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‘Root Children’ ballet showcases students from Petit Papillon

Cast members of The Root Children rehearse.

Cast members of The Root Children rehearse.

In addition to the steps, the dancers of this weekend’s ballet The Root Children needed to learn the frenetic flap of a bee, the languid flutter of a butterfly and the sleek elegance of dragonfly flight.

“When you do a story ballet, a lot of it is theater as well,” said Petit Papillon Artistic Director Patricia Walker. “So they have to be able to act. And they have to be able – because these are creatures that fly – they have to be able to indicate that they know how their little critter looks in the real world. Each one is supposed to fly a little differently than the other. They might do the same steps, but their costumes are different, and they might do their dances a little differently.”

Petit Papillon Ballet Theatre will perform The Root Children tomorrow and Saturday at the Concord City Auditorium. This is the second time the studio is performing this piece.

The ballet is based on the German children’s book Story of the Root Children by Sibylle Von Olfers. Written in 1906, the story is about root children who sleep underground the winter through but awake in the springtime. The children then spend their time cleaning and painting the beetles and bugs. When summer rolls around, they play in the fields, ponds and meadows only to sleep again in the winter. The story for the ballet focuses on the changing of the seasons and the birth and rebirth of nature, Walker said.

“There are several reasons the story appeals to me,” Walker said. “One, I think it brings to the forefront nature and the importance of taking care of this planet we live on.”

The show itself is a fantasy fable of the natural world populated by birds, butterflies, dragonflies and a few more critters added by Walker, including the beleaguered honeybee.

“One of the characters we’ve added because I am very conscious that the honeybee is having some problems with extinction, so we have two honeybees,” Walker said. “We also added a bluebird this year, since we have a senior who really needed a special solo piece. So I thought, what comes back in the summer? The bluebirds.”

Walker, along with Kelly Doremus Stuart, created the choreography for the show to the accompaniment of modern and new age music. Walker said they tried to incorporate several levels of dance expertise in the choreography, which proved at times to be a challenge.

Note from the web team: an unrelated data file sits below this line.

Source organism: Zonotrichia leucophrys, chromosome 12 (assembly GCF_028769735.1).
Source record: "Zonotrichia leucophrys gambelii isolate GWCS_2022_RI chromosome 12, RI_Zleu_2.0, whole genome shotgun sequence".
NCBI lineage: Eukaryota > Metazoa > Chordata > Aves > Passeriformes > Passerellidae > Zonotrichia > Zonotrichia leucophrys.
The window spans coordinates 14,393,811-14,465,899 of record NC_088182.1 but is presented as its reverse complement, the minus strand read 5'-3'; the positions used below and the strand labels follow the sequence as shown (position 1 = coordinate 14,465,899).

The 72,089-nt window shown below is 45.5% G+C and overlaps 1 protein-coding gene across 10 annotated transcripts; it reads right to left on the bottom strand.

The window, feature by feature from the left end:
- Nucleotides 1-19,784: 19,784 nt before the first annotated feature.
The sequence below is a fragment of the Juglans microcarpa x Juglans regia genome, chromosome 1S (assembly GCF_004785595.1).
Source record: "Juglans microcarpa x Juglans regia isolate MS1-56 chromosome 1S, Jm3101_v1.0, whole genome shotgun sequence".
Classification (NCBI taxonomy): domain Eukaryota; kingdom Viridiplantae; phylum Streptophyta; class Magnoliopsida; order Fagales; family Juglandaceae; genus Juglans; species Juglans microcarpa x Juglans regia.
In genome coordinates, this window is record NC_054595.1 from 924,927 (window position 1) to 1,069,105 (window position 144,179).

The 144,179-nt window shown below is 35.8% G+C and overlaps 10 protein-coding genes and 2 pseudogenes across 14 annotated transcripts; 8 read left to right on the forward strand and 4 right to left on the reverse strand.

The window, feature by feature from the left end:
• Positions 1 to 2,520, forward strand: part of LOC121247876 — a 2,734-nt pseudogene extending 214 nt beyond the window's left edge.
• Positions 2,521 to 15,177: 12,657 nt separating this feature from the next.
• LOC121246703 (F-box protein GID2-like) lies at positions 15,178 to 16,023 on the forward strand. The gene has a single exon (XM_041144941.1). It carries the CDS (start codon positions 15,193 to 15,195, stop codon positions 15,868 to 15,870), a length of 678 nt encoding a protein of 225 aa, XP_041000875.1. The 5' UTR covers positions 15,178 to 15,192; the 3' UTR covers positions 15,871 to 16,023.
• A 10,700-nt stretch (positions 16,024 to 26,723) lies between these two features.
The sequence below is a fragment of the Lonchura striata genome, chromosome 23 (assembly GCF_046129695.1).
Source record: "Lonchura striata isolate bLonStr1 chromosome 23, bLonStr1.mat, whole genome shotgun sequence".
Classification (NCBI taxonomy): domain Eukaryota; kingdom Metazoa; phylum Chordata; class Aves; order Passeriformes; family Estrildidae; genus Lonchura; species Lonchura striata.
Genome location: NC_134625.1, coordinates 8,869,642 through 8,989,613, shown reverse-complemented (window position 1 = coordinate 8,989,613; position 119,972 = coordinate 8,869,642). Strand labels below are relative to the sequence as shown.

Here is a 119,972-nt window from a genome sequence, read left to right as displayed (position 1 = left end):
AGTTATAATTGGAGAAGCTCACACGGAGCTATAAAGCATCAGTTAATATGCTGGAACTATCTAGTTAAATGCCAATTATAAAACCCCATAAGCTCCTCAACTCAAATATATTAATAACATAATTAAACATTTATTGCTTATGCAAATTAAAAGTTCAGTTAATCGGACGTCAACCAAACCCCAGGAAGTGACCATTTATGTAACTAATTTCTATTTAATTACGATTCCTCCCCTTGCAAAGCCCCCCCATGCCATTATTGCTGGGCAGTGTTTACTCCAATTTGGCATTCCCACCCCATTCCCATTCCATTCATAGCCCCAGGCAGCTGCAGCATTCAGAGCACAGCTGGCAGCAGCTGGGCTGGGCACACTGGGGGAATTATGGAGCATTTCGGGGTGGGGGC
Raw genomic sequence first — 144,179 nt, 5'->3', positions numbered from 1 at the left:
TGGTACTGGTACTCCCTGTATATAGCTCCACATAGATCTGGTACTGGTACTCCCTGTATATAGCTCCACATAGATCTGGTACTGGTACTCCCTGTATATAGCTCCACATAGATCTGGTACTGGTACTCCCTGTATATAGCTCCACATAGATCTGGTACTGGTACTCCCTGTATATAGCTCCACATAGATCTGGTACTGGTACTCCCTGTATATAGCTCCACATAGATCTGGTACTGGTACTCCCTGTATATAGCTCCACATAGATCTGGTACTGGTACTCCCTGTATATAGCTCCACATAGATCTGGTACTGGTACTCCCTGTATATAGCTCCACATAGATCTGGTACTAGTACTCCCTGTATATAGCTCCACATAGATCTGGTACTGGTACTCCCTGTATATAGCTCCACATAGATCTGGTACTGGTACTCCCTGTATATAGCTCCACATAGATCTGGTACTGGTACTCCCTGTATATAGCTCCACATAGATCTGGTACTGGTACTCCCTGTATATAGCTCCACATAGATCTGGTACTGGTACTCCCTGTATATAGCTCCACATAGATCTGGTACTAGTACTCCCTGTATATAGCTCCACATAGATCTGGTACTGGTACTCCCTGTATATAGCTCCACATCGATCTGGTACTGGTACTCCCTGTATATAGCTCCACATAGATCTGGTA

“The dancers are supposed to resemble the kind of ideas that seasons bring,” Walker said. “I especially like to do this ballet because we get to use young dancers for the root children. So it gives us an opportunity to use pretty young children in the production. . . . But we do the choreography to give them something that’s comfortable, and with the older girls we try to do choreography that of course they can master, but also challenges them as well.”

She explained that there are two dancers – the one who plays the robin and the one who plays both the bluebird and fall –who are on point.

“Those are difficult choreographies,” Walker said. “It takes a dancer who has very good technique to dance on pointe and make it look effortless and graceful and all those things.”

The cast has been rehearsing since January and even added extra last-minute rehearsals.

“We just weren’t getting there fast enough,” she said. “This is a difficult ballet because there are a lot of parts. (But) I think it’s good for them to rise to the challenge instead of having something that’s easy for them to do. There should be some of that, too. And if I choreograph something and it’s just not coming together, I will change it, which I’ve done quite a bit of. That’s the beauty of doing our own choreography.”

The show will be at the City Auditorium located at 2 Prince St. Performances are scheduled for tomorrow at 7 p.m. and Saturday at 2 p.m., with a special school performance at 10 a.m. Friday. Tickets are $12 for adults, $8 for children and seniors, and are on sale at Gibson’s Bookstore at 45 S. Main St. and at Petit Papillon studios, Monday through Friday between 4 and 8 p.m. The studios are located in the Green Street Community Center at 39 Green St. Tickets will also be sold at the theater box office before performances. Group rates are available. For information, visit petitpapillon.org or call 746-2990.

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